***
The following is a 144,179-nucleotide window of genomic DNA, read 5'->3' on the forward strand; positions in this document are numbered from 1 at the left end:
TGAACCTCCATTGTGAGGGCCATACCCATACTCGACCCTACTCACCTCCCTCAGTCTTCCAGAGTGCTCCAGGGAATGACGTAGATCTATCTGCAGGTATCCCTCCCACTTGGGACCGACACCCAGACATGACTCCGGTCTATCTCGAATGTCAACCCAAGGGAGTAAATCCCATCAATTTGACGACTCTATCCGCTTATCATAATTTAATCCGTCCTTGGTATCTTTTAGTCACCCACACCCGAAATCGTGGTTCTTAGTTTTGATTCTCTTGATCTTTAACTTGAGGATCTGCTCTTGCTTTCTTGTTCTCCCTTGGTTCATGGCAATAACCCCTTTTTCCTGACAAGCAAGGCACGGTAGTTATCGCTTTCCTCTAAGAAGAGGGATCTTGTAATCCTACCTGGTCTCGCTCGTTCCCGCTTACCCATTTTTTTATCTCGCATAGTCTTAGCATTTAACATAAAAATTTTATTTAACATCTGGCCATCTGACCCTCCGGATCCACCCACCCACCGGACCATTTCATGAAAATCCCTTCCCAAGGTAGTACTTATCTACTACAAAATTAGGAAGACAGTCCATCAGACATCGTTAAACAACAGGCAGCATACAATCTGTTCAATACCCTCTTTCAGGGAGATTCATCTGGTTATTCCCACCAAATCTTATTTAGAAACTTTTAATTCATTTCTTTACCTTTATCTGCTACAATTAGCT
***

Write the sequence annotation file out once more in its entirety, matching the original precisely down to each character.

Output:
The following is a 144,179-nucleotide window of genomic DNA, read 5'->3' on the forward strand; positions in this document are numbered from 1 at the left end:
TGAACCTCCATTGTGAGGGCCATACCCATACTCGACCCTACTCACCTCCCTCAGTCTTCCAGAGTGCTCCAGGGAATGACGTAGATCTATCTGCAGGTATCCCTCCCACTTGGGACCGACACCCAGACATGACTCCGGTCTATCTCGAATGTCAACCCAAGGGAGTAAATCCCATCAATTTGACGACTCTATCCGCTTATCATAATTTAATCCGTCCTTGGTATCTTTTAGTCACCCACACCCGAAATCGTGGTTCTTAGTTTTGATTCTCTTGATCTTTAACTTGAGGATCTGCTCTTGCTTTCTTGTTCTCCCTTGGTTCATGGCAATAACCCCTTTTTCCTGACAAGCAAGGCACGGTAGTTATCGCTTTCCTCTAAGAAGAGGGATCTTGTAATCCTACCTGGTCTCGCTCGTTCCCGCTTACCCATTTTTTTATCTCGCATAGTCTTAGCATTTAACATAAAAATTTTATTTAACATCTGGCCATCTGACCCTCCGGATCCACCCACCCACCGGACCATTTCATGAAAATCCCTTCCCAAGGTAGTACTTATCTACTACAAAATTAGGAAGACAGTCCATCAGACATCGTTAAACAACAGGCAGCATACAATCTGTTCAATACCCTCTTTCAGGGAGATTCATCTGGTTATTCCCACCAAATCTTATTTAGAAACTTTTAATTCATTTCTTTACCTTTATCTGCTACAATTAGCT